When I first moved to my neighborhood about seven years ago, parking on my street was not the problem it was when I lived at 21st and Pine Streets in Center City. In Center City, parking was a nightmare, with friends and family telling me how they had to circle the block ten or twenty times for a full 30 minutes before finally finding a space. Often they’d be forced to park six or seven blocks from my apartment, causing them to complain—when they finally did show up late for whatever occasion had been planned—with frayed nerves.
“I hate Center City!” they’d declare. “This is the last time I’m coming into the city!”
Moving to the neighborhood, I was certain, would put an end to the parking problem. Visitors would just be able to zip in and zip out of parking spaces with their cars of various sizes.
That’s the way it was for a few years: plenty of available spaces and little traffic. My street, which is a kind of cul de sac, had the advantage of being cut off from the more congested traffic patterns of straight through streets that aren’t cut off by rows of houses. People who were not from the neighborhood would not know that my street even existed unless they stumbled upon it by accident.
“It’ll be easy parking from now on!” I told friends.
Then there was a change.
A negative byproduct of gentrification, more cars and fewer parking spaces, seemed to kick in overnight. One time, while waiting for visitors to arrive for an event, I heard a familiar refrain: “We circled the block six times and had to park 3 blocks away! Why do you live here?”
So how did the “no parking” problem follow me here from Center City?
The next day, I went looking for answers. I checked out the relatively new townhouses at Edgemont and Lehigh Avenue, a project that initially pleased me no end. When the project was first proposed I remembered listening to the concerns of neighbors who wondered if the new houses would create parking problems. The developers were adamant: “That won’t happen. Each house has its own garage.” Like Moses’ Red Sea closing upon the Egyptians, the neighbors buried their fears.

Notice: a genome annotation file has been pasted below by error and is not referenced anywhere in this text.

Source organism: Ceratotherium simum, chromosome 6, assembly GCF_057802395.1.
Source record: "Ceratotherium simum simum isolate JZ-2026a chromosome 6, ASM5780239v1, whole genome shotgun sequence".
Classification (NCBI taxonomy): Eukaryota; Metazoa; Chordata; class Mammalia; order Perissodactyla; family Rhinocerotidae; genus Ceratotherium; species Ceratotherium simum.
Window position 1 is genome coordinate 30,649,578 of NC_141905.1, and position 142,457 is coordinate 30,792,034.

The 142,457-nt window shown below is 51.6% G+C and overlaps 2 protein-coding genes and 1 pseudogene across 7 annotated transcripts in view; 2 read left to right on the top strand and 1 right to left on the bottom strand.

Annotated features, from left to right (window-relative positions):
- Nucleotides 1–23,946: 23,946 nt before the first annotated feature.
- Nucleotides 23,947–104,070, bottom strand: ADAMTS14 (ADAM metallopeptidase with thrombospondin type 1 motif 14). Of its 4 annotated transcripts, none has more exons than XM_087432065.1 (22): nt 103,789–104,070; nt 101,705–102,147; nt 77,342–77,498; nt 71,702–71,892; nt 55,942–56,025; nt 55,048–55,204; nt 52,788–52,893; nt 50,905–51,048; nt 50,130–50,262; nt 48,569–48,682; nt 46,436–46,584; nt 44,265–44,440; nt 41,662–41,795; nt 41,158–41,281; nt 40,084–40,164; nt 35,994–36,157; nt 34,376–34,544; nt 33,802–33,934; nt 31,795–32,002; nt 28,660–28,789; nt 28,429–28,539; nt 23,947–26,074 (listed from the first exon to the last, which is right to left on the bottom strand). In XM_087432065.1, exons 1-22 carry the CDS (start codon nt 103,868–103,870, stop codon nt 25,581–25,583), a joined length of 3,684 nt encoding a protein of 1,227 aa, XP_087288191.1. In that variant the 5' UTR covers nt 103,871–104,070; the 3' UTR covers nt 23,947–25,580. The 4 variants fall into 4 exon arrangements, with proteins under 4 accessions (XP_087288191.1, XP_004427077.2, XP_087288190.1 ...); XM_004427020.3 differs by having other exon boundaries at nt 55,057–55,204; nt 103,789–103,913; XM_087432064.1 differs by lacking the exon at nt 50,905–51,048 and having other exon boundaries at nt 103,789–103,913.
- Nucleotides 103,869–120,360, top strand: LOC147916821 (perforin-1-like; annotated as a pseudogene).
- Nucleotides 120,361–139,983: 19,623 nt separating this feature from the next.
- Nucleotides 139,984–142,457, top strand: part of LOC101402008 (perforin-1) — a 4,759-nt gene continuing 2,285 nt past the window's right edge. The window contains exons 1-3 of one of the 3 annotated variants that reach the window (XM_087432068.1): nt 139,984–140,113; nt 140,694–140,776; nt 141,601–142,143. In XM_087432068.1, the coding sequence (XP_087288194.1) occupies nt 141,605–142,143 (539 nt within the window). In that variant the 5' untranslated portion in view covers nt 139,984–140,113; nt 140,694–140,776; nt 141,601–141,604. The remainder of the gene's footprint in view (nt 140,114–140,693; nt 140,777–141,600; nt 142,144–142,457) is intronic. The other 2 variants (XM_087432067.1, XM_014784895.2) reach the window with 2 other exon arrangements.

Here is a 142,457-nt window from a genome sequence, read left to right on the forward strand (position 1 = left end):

But homeowners, apparently, don’t always use private garages for cars. Many use them to store junk or Flea market items. Private garages are converted to makeshift dens, gyms, you name it, but the car remains on the street.
Take my once “lots of free space” neighborhood, for instance. Within the last couple of years, two parking garages have been added here, a change that has cancelled out once available parking spaces. “No parking, violators towed,” signs now loom over long stretches of the street that once offered plenty of available space.
The current parking problem has caused some people in the neighborhood to become prisoners in their own homes. Some are even afraid to move their cars after 5 p.m. for fear they will not find a space when they return. After all, nobody wants to park five, six or seven blocks away or find a spot in another neighborhood.
Part of the problem, I think, is that too many people own three or four cars. This is excessive, especially when the cars in question are big pick up trucks or military-style SUV’s. Hybrid cars, unfortunately, may be popular in other areas of the city but they don’t seem to be winning many converts here. As a result, we not only lose parking spaces but we have huge vehicles racing up and down streets that are almost too small to contain them. Processions of traffic like this somehow remind me of a bad Arnold Scharzenegger action movie from the 1980s.
So, I’m sorry to say, there has been a big change in the neighborhood since the days of easy parking.
The situation has even affected Lehigh Avenue, at one time refuge for people desperately searching for someplace to park. Today people think nothing of parking in the middle of the Avenue South Philly-style because there’s nowhere else to go.
What to do?
The best solution, in my book, may be for the city to follow up on who builds parking garages. If people are using them to store old family sleds, they should be politely advised to remove the “No parking, violators will be towed” signs.
More importantly, people who own three cars or more should be made to pay a higher property tax. This would be much better than taxing soda, or tacking on a fee for trash collection,
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